Since its start from small beginnings, Jennewein Biotechnologie has accumulated as many as 250 patents and patent applications worldwide. “We met with a lot of scepticism at first,” remembers Dr. Jennewein. “Today Jennewein Biotechnologie is a well-recognized name in the infant food business.”
Guided by the overall aim of developing products that contribute to consumer health and well-being, Jennewein Biotechnologie focuses on sugar molecules that show promising health benefits. The company’s products are used as active food ingredients in functional foods, animal feeds, cosmetics, personal care and pharmaceutical products, but also as research and development reagents. Proprietary production methods allow for the large-scale and cost-effective manufacture of rare functional monosaccharides and HMOs with new and exciting application areas.
Human milk oligosaccharides (HMOs) represent one of the company’s major fields of activity. HMOs cannot be digested by humans and do not provide calories, yet they have various functional health benefits. Preclinical and clinical scientific references have shown that they reduce the risk of infection from certain bacterial and viral pathogens, stimulate the growth of beneficial intestinal bacteria through their prebiotic effect and reduce the risk of inflammation whilst promoting brain development and neuronal activity.
Marketed under the Mum’s Sweet Secret brand, the HMOs manufactured by Jennewein Biotechnologie feature functional properties that make them attractive ingredients for use in infant and therapeutic nutrition.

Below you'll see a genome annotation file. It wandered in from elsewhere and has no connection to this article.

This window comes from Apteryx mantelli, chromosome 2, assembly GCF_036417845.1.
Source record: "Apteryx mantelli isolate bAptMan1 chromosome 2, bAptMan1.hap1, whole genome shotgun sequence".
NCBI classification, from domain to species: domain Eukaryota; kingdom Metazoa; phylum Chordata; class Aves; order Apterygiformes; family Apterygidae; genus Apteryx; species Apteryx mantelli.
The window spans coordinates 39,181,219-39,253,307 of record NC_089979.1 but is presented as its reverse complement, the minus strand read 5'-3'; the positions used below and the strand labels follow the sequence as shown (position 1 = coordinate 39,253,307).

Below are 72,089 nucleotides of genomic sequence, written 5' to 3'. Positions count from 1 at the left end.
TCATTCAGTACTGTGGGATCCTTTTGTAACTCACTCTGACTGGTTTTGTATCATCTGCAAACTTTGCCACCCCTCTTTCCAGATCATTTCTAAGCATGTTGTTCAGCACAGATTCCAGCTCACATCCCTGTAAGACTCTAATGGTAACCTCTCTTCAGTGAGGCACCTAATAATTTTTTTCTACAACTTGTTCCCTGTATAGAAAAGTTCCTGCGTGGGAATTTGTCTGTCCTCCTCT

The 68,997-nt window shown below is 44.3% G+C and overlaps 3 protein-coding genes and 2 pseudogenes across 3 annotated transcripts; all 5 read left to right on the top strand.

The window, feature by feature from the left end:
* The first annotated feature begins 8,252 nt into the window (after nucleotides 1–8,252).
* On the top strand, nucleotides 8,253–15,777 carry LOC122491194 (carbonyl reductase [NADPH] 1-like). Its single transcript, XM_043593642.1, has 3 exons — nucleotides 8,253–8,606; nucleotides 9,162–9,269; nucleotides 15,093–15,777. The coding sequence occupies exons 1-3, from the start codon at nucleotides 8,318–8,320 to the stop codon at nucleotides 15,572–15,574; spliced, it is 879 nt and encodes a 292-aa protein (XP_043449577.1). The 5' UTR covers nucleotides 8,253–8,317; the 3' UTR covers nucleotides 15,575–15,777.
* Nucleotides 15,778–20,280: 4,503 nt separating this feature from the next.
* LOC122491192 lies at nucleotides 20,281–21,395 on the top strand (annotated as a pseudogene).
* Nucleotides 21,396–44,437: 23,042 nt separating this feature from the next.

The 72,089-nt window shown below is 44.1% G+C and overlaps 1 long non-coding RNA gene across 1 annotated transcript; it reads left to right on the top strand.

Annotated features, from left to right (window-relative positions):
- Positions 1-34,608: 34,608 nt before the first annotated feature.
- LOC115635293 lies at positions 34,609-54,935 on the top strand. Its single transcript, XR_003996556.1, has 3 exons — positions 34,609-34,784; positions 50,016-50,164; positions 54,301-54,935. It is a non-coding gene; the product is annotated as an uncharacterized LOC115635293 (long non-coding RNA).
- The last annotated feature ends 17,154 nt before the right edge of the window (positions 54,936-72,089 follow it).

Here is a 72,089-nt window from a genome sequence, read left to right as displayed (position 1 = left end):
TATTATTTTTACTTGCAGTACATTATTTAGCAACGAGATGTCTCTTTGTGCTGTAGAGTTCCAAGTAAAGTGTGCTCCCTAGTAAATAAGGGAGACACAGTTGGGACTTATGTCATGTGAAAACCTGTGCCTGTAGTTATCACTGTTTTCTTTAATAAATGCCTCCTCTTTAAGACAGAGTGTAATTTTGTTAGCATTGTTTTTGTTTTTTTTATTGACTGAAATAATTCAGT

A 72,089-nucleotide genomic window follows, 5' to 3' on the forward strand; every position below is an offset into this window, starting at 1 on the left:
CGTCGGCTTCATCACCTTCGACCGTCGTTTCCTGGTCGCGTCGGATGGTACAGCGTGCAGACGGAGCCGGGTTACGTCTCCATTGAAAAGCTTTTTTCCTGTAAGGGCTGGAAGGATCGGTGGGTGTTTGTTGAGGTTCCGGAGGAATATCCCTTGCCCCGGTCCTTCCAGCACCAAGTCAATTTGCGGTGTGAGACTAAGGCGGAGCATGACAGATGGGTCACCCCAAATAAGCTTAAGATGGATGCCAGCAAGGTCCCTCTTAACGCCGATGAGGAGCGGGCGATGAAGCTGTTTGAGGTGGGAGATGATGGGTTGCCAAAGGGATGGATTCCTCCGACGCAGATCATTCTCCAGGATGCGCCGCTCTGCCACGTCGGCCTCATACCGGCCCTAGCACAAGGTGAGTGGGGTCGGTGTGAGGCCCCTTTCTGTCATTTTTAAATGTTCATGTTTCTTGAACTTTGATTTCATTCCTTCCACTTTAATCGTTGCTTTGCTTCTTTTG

“Up until now our operations have focused on our overseas markets, particularly Asia and the USA, where the functional health benefits of infant food receive far more attention than in Central Europe for instance,” says Dr. Jennewein. “Now that we are obtaining EU approval, we are expecting further impulses for growth. Once our Mum’s Sweet Secret range is accepted in the infant formula products market, we see other promising opportunities for example in medical nutrition, hospital nutrition or even in the fresh dairy industry.”
Jennewein Biotechnologie is working on a broad pipeline of new products with promising applications. Human milk contains more than 150 different complex oligosaccharides, all of which influence the development of the human microbiome. Certain selected HMOs have already been successfully produced with more to follow.
“The more of these sugars that we can mass produce, the closer we can mimic human milk with infant formula,” says Dr. Jennewein. “The economic potential is vast.” Germany is one of the cheapest places to buy infant formula. China, by contrast, is one of the most expensive markets, with the cost being as much as six times higher than in Germany. “Innovation in baby food finds a much more receptive audience across Asia,” adds Dr. Jennewein. “Our HMOs are just what the market over there is crying out for.”